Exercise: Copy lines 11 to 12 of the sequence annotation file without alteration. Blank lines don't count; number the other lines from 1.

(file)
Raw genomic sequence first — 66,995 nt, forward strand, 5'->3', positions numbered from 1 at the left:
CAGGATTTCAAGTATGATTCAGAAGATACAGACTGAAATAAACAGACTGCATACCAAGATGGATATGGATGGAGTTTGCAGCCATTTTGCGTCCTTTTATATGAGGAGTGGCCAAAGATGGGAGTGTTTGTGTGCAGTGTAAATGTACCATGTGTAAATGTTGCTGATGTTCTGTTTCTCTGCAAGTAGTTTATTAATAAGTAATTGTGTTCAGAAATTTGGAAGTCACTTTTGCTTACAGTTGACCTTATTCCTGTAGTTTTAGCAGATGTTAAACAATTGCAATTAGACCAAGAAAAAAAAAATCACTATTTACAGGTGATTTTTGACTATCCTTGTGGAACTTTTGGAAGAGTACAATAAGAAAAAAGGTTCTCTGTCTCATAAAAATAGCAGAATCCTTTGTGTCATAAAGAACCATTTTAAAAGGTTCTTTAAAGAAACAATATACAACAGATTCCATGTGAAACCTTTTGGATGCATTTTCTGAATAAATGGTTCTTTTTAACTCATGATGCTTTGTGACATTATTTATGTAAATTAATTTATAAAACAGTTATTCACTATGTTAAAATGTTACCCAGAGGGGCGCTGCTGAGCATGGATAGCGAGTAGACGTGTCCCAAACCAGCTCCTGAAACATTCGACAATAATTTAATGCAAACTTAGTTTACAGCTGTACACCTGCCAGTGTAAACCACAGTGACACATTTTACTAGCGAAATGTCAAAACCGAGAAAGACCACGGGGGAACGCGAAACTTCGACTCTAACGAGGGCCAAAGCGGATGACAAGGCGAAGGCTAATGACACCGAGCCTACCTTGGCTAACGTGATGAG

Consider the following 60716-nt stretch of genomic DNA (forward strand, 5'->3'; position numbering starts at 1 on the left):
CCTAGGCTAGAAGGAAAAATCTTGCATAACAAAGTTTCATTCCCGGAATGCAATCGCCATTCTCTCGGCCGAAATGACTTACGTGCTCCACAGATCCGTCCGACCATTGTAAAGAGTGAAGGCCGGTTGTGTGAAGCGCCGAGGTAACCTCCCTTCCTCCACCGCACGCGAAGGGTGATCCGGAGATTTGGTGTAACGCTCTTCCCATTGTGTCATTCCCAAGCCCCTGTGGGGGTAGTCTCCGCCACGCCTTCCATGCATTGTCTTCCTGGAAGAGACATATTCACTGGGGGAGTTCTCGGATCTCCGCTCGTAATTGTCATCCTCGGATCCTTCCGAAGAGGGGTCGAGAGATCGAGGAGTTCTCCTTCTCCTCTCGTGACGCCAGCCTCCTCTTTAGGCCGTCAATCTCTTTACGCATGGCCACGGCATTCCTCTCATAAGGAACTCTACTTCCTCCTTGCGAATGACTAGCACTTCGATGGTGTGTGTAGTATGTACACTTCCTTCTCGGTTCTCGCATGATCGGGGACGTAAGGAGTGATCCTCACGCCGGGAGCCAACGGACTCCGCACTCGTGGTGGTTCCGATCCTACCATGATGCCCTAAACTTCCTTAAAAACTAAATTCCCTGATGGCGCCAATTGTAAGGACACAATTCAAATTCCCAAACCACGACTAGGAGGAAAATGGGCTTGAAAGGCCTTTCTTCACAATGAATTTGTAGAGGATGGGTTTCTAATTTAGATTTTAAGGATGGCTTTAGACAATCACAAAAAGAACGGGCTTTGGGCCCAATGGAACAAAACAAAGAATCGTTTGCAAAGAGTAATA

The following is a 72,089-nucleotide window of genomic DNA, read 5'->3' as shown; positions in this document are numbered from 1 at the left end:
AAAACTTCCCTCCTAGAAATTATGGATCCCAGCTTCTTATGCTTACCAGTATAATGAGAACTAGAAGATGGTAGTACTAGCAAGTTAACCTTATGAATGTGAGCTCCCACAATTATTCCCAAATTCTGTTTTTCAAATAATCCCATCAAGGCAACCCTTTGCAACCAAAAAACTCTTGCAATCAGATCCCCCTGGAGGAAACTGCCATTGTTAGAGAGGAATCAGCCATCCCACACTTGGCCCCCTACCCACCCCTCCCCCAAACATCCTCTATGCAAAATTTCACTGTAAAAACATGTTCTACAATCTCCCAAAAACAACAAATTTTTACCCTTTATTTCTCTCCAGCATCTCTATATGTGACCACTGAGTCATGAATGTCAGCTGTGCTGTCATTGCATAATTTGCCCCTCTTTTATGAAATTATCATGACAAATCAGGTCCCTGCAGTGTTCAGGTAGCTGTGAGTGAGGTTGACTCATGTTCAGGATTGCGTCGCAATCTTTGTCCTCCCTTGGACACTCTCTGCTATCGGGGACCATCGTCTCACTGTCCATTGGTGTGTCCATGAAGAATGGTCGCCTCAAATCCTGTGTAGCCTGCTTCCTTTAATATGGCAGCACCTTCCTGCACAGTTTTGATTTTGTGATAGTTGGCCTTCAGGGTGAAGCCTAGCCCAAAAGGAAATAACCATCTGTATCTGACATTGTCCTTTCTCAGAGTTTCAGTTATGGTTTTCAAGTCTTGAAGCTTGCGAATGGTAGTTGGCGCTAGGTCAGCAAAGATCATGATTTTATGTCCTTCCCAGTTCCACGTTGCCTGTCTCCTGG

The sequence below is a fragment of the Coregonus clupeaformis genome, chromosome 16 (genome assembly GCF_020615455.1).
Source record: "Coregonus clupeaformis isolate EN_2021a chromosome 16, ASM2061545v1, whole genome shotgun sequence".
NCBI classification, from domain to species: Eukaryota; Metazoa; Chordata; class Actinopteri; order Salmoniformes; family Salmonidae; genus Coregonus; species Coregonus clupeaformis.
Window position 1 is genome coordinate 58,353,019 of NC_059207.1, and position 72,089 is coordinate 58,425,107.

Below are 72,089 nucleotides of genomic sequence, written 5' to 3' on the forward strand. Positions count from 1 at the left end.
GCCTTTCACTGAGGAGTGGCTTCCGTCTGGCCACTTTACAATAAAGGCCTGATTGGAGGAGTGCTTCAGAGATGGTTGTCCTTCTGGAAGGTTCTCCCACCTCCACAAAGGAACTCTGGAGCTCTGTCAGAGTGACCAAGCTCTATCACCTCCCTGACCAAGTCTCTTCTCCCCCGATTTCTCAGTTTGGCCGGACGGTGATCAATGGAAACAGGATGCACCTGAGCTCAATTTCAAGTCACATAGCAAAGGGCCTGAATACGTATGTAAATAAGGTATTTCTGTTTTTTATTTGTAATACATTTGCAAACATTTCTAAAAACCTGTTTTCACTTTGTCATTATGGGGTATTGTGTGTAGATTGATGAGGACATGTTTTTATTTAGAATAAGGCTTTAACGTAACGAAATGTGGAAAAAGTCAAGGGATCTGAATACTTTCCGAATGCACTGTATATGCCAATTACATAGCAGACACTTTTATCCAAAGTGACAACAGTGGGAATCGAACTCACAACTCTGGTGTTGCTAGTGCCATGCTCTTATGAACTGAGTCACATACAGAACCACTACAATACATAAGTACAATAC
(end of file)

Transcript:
Below are 72,089 nucleotides of genomic sequence, written 5' to 3' on the forward strand. Positions count from 1 at the left end.
GCCTTTCACTGAGGAGTGGCTTCCGTCTGGCCACTTTACAATAAAGGCCTGATTGGAGGAGTGCTTCAGAGATGGTTGTCCTTCTGGAAGGTTCTCCCACCTCCACAAAGGAACTCTGGAGCTCTGTCAGAGTGACCAAGCTCTATCACCTCCCTGACCAAGTCTCTTCTCCCCCGATTTCTCAGTTTGGCCGGACGGTGATCAATGGAAACAGGATGCACCTGAGCTCAATTTCAAGTCACATAGCAAAGGGCCTGAATACGTATGTAAATAAGGTATTTCTGTTTTTTATTTGTAATACATTTGCAAACATTTCTAAAAACCTGTTTTCACTTTGTCATTATGGGGTATTGTGTGTAGATTGATGAGGACATGTTTTTATTTAGAATAAGGCTTTAACGTAACGAAATGTGGAAAAAGTCAAGGGATCTGAATACTTTCCGAATGCACTGTATATGCCAATTACATAGCAGACACTTTTATCCAAAGTGACAACAGTGGGAATCGAACTCACAACTCTGGTGTTGCTAGTGCCATGCTCTTATGAACTGAGTCACATACAGAACCACTACAATACATAAGTACAATAC